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Withholding a film from the press until the very day that it opens is usually the surest sign said film is a catastrophe. (The recent example of Luc Besson’s misfiring assassin thriller Anna proves this point quite perfectly.) So when Paramount decided not to screen the Sam Raimi-produced horror Crawl, assumptions inevitably slithered through the critical community, another underwhelming summer stinker predicted. It is, then, with genuine surprise and relieved pleasure that I can say Crawl is far from the mess one might assume. And while it’s also far from perfect, it’s a great deal more successful than many of the season’s more hyped offerings.
Recalling little-seen 2010 horror Burning Bright, which saw a young woman stuck in a house with a tiger while a hurricane edges closer, Crawl sees a young woman stuck in house with an alligator while a hurricane edges closer – an astonishingly similar premise yet one played out with a great deal more skill. Part of that is because, well, alligators tend to evoke a great deal more fear than tigers, lurking and lacerating in ways we might associate with fictional monsters rather than, say, domestic cats, and director Alexandre Aja knows exactly how to rinse the most out of his scaly antagonists. They’re pitted against Haley (Kaya Scodelario), a swimmer driving her way into a disaster zone to track down her father (Barry Pepper). As a hurricane threatens to rage, she finds him injured in the crawlspace underneath their old family home. He’s been attacked by an alligator, and now the pair are forced into a battle to leave in one piece, rather than lots of little ones.
After Aja broke out with his ferocious 2003 slasher High Tension, a film that kicked off a string of hardcore French horrors, he’s had a patchy time in Hollywood. His remakes of The Hills Have Eyes and Piranha were mostly effective, but Mirrors and Horns less so, and good luck finding anyone who’s even heard of his last film, the barely released Canadian thriller The 9th Life of Louis Drax. While Crawl is hardly a rousing, career-saving return to form, it’s a solid, crowd-pleasing reminder that he knows his genre, an 87-minute exercise in pushing and then securing audience members to the very edge of their seats. The lean running time means he’s quite often successful, and there’s an awareness of just how much mileage he can wring from the film’s high-concept premise.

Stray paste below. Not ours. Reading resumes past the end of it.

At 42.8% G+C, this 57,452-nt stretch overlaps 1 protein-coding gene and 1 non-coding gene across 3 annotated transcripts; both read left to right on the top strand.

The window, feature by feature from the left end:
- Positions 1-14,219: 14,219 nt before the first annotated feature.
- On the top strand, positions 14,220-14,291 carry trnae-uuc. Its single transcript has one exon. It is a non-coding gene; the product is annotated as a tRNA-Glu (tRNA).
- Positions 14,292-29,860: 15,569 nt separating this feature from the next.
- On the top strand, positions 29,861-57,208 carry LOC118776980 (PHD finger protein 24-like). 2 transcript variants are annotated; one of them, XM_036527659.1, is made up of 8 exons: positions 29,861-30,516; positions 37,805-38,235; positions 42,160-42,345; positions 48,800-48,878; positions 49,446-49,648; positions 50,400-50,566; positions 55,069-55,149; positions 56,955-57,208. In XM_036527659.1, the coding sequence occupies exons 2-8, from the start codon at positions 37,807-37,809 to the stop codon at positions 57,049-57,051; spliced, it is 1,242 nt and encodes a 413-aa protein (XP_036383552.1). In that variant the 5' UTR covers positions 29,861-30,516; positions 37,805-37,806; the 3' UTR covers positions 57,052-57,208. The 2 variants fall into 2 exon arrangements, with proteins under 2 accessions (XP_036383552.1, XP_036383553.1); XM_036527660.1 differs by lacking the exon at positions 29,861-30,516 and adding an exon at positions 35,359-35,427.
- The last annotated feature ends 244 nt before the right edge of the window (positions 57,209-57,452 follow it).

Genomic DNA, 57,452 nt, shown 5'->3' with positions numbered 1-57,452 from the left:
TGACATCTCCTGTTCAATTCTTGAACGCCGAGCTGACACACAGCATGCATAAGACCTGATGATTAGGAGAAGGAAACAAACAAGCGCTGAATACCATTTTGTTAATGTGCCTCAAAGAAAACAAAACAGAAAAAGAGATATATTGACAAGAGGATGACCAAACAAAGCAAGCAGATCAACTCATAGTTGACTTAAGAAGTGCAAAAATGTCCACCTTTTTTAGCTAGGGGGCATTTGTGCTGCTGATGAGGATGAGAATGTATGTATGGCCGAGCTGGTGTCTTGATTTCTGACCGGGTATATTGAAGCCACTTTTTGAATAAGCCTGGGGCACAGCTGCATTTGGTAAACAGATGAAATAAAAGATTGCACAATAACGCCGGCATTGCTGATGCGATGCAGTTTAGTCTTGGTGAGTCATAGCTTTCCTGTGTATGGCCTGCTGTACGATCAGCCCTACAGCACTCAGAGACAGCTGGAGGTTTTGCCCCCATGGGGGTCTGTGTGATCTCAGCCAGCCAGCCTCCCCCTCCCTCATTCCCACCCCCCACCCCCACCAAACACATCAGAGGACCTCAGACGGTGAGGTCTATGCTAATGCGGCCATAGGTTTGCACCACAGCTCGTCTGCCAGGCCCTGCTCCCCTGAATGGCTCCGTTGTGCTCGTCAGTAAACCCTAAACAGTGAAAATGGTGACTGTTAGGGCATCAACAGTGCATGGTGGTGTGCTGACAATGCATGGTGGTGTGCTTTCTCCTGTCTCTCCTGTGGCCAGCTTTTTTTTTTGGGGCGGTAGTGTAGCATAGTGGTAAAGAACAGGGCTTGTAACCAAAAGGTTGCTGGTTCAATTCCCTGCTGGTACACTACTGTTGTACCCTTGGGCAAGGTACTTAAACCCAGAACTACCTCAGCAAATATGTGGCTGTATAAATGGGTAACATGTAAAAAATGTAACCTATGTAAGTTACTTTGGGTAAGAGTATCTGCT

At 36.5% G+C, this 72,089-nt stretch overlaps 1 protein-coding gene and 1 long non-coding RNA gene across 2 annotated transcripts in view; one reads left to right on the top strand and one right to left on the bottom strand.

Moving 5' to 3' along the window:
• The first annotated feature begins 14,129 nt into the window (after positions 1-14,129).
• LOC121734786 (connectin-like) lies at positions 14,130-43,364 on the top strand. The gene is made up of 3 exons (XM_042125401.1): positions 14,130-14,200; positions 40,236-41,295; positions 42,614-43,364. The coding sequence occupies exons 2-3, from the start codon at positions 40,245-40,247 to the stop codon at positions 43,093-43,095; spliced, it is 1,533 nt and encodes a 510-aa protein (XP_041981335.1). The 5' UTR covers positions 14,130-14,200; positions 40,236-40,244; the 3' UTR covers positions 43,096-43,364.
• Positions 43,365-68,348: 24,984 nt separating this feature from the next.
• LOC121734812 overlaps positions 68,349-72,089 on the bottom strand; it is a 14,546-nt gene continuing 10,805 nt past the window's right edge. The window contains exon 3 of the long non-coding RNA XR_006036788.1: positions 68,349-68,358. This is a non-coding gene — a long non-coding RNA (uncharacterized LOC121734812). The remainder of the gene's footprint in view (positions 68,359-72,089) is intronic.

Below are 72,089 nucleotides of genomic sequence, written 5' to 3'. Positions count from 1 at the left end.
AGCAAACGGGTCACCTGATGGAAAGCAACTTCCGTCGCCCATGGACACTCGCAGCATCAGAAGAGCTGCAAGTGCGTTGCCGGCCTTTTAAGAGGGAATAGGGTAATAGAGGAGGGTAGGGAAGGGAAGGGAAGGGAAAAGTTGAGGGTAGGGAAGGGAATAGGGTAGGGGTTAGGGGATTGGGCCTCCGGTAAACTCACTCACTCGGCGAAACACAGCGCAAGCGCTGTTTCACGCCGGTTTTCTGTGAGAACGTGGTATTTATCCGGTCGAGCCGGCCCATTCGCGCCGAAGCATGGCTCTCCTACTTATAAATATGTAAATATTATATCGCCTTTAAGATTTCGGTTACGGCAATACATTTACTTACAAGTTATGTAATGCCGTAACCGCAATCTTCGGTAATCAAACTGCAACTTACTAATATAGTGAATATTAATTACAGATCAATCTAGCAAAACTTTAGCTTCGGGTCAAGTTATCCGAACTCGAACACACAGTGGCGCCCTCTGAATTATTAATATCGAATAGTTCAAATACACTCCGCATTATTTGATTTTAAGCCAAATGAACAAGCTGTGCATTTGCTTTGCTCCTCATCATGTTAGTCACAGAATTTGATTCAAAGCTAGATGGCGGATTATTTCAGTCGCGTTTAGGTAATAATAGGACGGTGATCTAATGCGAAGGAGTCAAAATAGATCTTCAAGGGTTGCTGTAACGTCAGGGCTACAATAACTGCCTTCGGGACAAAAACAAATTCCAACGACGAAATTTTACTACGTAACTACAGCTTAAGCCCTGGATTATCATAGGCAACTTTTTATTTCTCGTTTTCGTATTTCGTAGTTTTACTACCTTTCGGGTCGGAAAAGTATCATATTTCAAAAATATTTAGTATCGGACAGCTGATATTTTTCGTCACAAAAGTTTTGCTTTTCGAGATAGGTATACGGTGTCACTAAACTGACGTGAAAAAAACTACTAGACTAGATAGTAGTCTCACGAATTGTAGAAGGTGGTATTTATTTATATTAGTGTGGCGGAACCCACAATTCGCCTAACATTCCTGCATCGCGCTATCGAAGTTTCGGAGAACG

The script, from brothers Michael and Shawn Rasmussen, continues to find novel ways to extend the tension through to the relentless final act and right up to the frantic finale. The father-daughter duo are well and truly put through the wringer: bitten, bloodied and broken at every step (the film’s bone violence is particularly, horribly efficient) and Aja choreographs the mayhem with a precise eye and a canny grasp of sound design. The majority of the chaos unfolds in the confines of a dank crawlspace but unlike so many horror films, the murkiness of the setting doesn’t prevent us from following the action and Aja is keen to show off his vicious predators in all their leathery splendour.
The film only crumbles when we’re forced into family soap as – you guessed it – the estranged pair reminisce over the past while trying to rebuild for the future. As soon as Pepper utters the soul-crushing line “You remember when you were little”, you’d be wise to take a bathroom break as the film is far more skilled at making you jump than it is at making you care. Scodelario, a British actor who broke out in Skins but has struggled ever since, is similarly one-sided, selling us on her ability as a physical performer without ever truly convincing us of her competence as an emotional actor.
But Crawl mostly chomps off exactly the right amount to chew. It’s a direct, nasty, entirely unpretentious B-movie and while this remains faint, faint, faint praise given the state of the genre, it’s one of the year’s sturdiest horror films. I wouldn’t exactly urge you to run rather then crawl to see it, but a brisk walk should do.
Source: The Guardian
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